Sharon Kelly

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Sharon Kelly is an attorney and freelance writer based in Philadelphia. She has reported for The New York Times, The Guardian, The Nation, National Wildlife, Earth Island Journal, and a variety of other publications. Prior to beginning freelance writing, she worked as a law clerk for the ACLU of Delaware.

Amid COVID-19 Pandemic, Some Pipeline Projects Push Forward While Others Falter Nationwide

Read time: 12 mins
pipeline in Permian Basin

Last Friday, the Iowa Utilities Board issued an order that would allow the Dakota Access pipeline (DAPL) to double the amount of oil that flows through the state from 550,000 barrels a day to 1.1 million barrels a day. The utilities board, which also announced it had waived a hearing on the matter, made its move over the objections of environmental organizations and other civic groups opposed to DAPL operator Energy Transfer’s expansion plans.

Iowa’s approval landed just two days after a federal judge in North Dakota found that the project must undergo a full environmental review in a March 25 order, throwing the pipeline’s legal status into question. U.S. District Judge James E. Boasberg, who issued that order, also asked attorneys involved in that dispute to submit briefs on whether DAPL should be shut down while the pipeline undergoes its environmental review.

The DAPL expansion, meanwhile, still needs approval from Illinois state regulators, and environmental groups have asked the Illinois Commerce Commission to hold off from making any decisions for the time being, citing not only Judge Boasberg’s ruling but also the turmoil in the global oil market and the impacts of the COVID-19 pandemic on oil demand.

Federal Judge Tosses Dakota Access Pipeline Permits, Orders Full Environmental Review

Read time: 6 mins
Standing Rock camp in December 2016

Today, a federal judge tossed out federal permits for the Dakota Access pipeline (DAPL), built to carry over half a million barrels of Bakken crude oil a day from North Dakota, and ordered the U.S. Army Corps of Engineers to conduct a full environmental review of the pipeline project.

U.S. District Judge James E. Boasberg indicated that he would next consider whether to shut down the current flows of oil through DAPL while the environmental review is in process, ordering both sides to submit briefs on the question.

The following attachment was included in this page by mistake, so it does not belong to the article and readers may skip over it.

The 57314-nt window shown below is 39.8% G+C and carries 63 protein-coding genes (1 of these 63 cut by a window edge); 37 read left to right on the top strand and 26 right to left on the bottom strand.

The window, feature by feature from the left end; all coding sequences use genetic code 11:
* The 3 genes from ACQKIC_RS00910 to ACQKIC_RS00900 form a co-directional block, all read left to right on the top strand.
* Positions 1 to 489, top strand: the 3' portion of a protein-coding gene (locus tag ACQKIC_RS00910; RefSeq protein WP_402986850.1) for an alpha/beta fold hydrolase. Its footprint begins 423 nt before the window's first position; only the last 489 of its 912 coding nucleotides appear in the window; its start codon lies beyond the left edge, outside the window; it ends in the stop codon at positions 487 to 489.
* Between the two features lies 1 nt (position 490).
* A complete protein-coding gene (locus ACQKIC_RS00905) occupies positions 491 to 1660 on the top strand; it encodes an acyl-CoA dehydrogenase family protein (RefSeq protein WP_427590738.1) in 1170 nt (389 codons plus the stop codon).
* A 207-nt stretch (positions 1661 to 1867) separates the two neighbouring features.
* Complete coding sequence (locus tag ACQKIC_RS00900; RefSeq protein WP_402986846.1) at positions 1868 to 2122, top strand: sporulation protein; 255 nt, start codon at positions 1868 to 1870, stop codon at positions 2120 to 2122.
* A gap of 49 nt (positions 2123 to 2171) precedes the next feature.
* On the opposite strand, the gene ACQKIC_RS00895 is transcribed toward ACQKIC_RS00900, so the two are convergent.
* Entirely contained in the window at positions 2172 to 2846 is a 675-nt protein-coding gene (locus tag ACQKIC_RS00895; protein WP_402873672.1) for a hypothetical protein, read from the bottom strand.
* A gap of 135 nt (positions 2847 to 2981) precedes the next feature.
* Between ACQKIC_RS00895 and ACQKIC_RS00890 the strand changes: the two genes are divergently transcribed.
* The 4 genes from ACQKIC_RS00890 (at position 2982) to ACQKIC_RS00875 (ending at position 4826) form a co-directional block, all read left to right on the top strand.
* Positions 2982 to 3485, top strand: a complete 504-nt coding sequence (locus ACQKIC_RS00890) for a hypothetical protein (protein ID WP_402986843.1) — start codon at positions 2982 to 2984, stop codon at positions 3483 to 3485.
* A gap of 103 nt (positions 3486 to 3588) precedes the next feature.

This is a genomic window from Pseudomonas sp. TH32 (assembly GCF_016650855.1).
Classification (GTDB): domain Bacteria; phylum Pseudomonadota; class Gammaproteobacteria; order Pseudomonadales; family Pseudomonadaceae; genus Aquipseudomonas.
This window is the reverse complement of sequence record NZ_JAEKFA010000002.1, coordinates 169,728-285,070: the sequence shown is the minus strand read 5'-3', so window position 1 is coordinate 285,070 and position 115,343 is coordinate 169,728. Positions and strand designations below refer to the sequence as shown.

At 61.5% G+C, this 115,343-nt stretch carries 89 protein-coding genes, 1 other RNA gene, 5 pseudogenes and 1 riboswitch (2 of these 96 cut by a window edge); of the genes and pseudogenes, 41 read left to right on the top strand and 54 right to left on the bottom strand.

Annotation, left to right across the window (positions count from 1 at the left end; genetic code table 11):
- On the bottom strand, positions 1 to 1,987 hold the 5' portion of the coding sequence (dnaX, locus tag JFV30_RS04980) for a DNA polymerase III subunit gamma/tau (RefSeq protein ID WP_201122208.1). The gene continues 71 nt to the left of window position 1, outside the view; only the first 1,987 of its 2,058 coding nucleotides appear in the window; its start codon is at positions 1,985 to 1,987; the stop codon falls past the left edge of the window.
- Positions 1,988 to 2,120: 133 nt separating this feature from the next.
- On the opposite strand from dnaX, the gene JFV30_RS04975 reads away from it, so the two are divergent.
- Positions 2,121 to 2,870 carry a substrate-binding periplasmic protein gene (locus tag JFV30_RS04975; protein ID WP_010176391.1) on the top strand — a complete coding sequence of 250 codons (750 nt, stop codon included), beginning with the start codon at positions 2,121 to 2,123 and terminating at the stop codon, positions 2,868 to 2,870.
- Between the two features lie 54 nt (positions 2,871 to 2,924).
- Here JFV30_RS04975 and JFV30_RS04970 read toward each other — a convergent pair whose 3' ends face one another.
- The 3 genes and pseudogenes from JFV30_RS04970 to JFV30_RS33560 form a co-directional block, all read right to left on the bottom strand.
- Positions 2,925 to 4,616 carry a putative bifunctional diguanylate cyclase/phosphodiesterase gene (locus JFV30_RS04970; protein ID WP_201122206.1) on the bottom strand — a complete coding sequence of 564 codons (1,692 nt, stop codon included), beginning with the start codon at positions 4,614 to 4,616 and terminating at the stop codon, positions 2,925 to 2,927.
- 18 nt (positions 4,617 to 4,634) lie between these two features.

Coal Industry Group Asks Federal Lawmakers to Cut Funding for Black Lung Program, Citing COVID-19

Read time: 5 mins

The National Mining Association (NMA) on Wednesday called on President Donald Trump and federal lawmakers to respond to the COVID-19 pandemic by cutting a tax used to support coal miners affected by black lung disease, to cut funding to clean up high-priority abandoned coal mine sites, and taking other steps that would financially benefit the coal mining industry.

Meet the Climate Science Deniers Who Downplayed COVID-19 Risks

Read time: 9 mins
Trump and the coronavirus

On January 30, 2020, the World Health Organization (WHO) declared that the outbreak of novel coronavirus 2019, which causes the disease COVID-19, was officially a “public health emergency of international concern.” At the time, there were cases confirmed in 19 countries and deaths in China had reached 170.

The very next day, the American Council on Science and Health (ACSH) published an article titled, “Coronavirus in the U.S.: How Bad Will It Be?”

Is coronavirus worse than the flu?” it began. “No, not even close.”

It already has spread from person-to-person in the U.S., but it probably won't go far,” ACSH added. “And the American healthcare system is excellent at dealing with this sort of problem.”

ACSH is one of several organizations promoting climate science denial that are now spreading misinformation on the coronavirus, with potentially deadly consequences.

Stock Market Turmoil Undermines Claimed Energy Dominance Benefits of US Shale Drilling

Read time: 9 mins
Donald Trump

Oil prices collapsed today amid falling energy demand and the global response to the novel coronavirus outbreak, as the number of confirmed COVID-19 cases worldwide reached over 113,000. On Friday, talks disintegrated inside the so-called OPEC+ alliance, which includes Organization of Petroleum Exporting Countries (OPEC) as well as non-OPEC members like Russia.